A new population-based survey, conducted by Dr. Ruchi Gupta and her team at Northwestern University published in the journal Pediatrics, updates prevalence data on childhood food allergy, suggesting that 7.6 percent of kids in the U.S. have food allergies, with nearly 4 in 10 allergic to multiple foods. Many reported treatment in the emergency department for a reaction to a food in the last year.
Parents of children with food allergies, as well as food-allergic people of all ages, approach the holidays with varying degrees of trepidation. Comfort levels will vary and plans must be tailored to address the risks. Whether or not a child or adult has experienced a significant reaction or anaphylaxis due to consuming their allergen, their assessment of the risk involved — as evidenced by their own experience or advice from their providers — will lead them to actively plan and advocate for a safe holiday meal.
Some opt to stay home, missing out on family events and prepare their own food with safe ingredients. Always careful to check ingredients and verify food safety, others offer to bring safe at-risk dishes so as to ensure that their allergen is avoided. Others coping with food allergies have successfully negotiated changes in recipes and ingredients, along with safe preparation that avoids cross contact, to facilitate inclusion. If food can be prepared safely by omitting or substituting an ingredient, many agree to these concessions to safety.
Here are some tips to make the holiday meals safe for everyone:
Ask about foods that must be avoided due to allergy and listen to the response. Every food allergic individual and family has their own “comfort level” based on previous reactions and their own experience. For some, reading labels may be enough, although it is insufficient for sesame allergies. Others avoid any products that have precautionary warnings, such as “may contain” or “manufactured on shared equipment” or “processed in a facility” with allergens. For others, reading labels is a first step, but they also contact each manufacturer of selected products and develop a safe shopping list that must be rechecked periodically. Find out what the safe haven foods and brands are and to the best of your ability, consider adapting recipes to include those items.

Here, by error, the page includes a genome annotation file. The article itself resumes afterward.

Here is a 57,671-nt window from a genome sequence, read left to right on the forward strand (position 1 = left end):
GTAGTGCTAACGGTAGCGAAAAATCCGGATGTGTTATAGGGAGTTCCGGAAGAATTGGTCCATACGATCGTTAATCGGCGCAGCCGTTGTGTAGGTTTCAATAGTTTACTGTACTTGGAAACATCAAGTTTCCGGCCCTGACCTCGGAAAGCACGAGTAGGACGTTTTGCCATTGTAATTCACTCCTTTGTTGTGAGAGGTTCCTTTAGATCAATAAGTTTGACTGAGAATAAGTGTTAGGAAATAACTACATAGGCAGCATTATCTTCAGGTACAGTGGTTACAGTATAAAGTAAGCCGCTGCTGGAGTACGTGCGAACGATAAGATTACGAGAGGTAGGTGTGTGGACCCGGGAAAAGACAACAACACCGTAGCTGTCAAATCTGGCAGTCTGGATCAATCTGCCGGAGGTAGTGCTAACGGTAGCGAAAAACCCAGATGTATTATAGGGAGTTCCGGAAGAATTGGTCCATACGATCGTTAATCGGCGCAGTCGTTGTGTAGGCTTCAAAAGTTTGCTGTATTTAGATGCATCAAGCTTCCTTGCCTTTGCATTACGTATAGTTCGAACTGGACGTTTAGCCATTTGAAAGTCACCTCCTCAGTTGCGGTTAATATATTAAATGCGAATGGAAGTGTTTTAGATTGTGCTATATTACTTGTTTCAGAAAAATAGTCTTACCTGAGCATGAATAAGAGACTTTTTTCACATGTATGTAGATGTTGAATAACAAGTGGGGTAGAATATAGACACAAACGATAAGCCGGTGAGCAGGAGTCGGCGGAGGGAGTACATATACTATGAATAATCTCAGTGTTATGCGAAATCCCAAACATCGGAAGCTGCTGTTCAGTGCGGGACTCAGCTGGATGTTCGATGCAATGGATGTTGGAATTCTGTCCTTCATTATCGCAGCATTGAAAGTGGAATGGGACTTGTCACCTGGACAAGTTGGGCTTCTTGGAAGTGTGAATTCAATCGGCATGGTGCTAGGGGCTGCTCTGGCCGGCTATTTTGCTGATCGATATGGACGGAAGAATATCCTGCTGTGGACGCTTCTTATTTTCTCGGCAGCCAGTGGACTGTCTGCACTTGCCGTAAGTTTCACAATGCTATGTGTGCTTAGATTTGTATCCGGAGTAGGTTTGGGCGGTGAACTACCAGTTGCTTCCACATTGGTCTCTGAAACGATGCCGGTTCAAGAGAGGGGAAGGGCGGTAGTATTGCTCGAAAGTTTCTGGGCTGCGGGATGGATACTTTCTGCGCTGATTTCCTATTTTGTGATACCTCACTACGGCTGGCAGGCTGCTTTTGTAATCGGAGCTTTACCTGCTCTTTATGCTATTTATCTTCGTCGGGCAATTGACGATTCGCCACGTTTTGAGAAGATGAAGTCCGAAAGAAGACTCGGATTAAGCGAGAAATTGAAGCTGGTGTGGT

Consider retooling recipes to include allergen substitutes
Allergy families become quite adept at making these alterations or finding safe foods. Ask about them and try to include them in at least some of your dishes.
Create an allergy aware environment in your home
Serve those with food allergies first, so that they can be assured that safe food hasn’t come into contact with allergens. Make sure guests know not to move utensils from dish to dish and consider segregating “safe foods” to a separate area with designated serving utensils. If dishes containing allergens are served, make sure they are located away from the safe food area. Avoid cross contact between food items and keep serving areas clean.
Remind guests to wash up, not only before meals, but after handling food
Get in the habit of washing hands both before and after eating. Ensuring that children wash hands and wipe off faces before engaging in play or sharing toys is especially important. Food-free play areas and plenty of wipes can help minimize risks of inadvertent exposure.
Food allergies affect millions of Americans every day. But Thanksgiving is one potentially dangerous day for those contending with food allergies. Better awareness will make everyone thankful.
Josie Howard-Ruben, PhD, APRN is an assistant professor at Rush University College of Nursing and advocates for food allergy awareness, education and legislation. She is a Public Voices Fellow through The OpEd Project.